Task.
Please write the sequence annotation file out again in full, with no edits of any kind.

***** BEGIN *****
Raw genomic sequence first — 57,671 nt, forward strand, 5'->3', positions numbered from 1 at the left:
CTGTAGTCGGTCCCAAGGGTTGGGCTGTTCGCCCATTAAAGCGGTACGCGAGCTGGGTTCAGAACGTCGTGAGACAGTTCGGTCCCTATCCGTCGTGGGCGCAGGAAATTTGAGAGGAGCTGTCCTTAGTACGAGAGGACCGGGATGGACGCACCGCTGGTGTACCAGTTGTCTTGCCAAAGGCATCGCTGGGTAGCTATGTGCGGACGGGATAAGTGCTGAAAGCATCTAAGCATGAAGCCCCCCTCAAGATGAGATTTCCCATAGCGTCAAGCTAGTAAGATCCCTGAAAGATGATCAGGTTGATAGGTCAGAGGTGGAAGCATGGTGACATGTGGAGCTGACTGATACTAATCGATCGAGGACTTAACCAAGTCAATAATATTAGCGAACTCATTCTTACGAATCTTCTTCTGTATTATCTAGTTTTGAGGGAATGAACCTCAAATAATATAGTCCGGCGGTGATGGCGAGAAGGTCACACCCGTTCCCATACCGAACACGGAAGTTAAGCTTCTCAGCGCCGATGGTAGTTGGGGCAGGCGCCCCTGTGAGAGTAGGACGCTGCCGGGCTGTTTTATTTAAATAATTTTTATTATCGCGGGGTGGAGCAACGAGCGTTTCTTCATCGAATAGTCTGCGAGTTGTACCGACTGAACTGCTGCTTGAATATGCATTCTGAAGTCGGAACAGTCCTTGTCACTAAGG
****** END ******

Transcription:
Raw genomic sequence first — 57,671 nt, forward strand, 5'->3', positions numbered from 1 at the left:
CTGTAGTCGGTCCCAAGGGTTGGGCTGTTCGCCCATTAAAGCGGTACGCGAGCTGGGTTCAGAACGTCGTGAGACAGTTCGGTCCCTATCCGTCGTGGGCGCAGGAAATTTGAGAGGAGCTGTCCTTAGTACGAGAGGACCGGGATGGACGCACCGCTGGTGTACCAGTTGTCTTGCCAAAGGCATCGCTGGGTAGCTATGTGCGGACGGGATAAGTGCTGAAAGCATCTAAGCATGAAGCCCCCCTCAAGATGAGATTTCCCATAGCGTCAAGCTAGTAAGATCCCTGAAAGATGATCAGGTTGATAGGTCAGAGGTGGAAGCATGGTGACATGTGGAGCTGACTGATACTAATCGATCGAGGACTTAACCAAGTCAATAATATTAGCGAACTCATTCTTACGAATCTTCTTCTGTATTATCTAGTTTTGAGGGAATGAACCTCAAATAATATAGTCCGGCGGTGATGGCGAGAAGGTCACACCCGTTCCCATACCGAACACGGAAGTTAAGCTTCTCAGCGCCGATGGTAGTTGGGGCAGGCGCCCCTGTGAGAGTAGGACGCTGCCGGGCTGTTTTATTTAAATAATTTTTATTATCGCGGGGTGGAGCAACGAGCGTTTCTTCATCGAATAGTCTGCGAGTTGTACCGACTGAACTGCTGCTTGAATATGCATTCTGAAGTCGGAACAGTCCTTGTCACTAAGG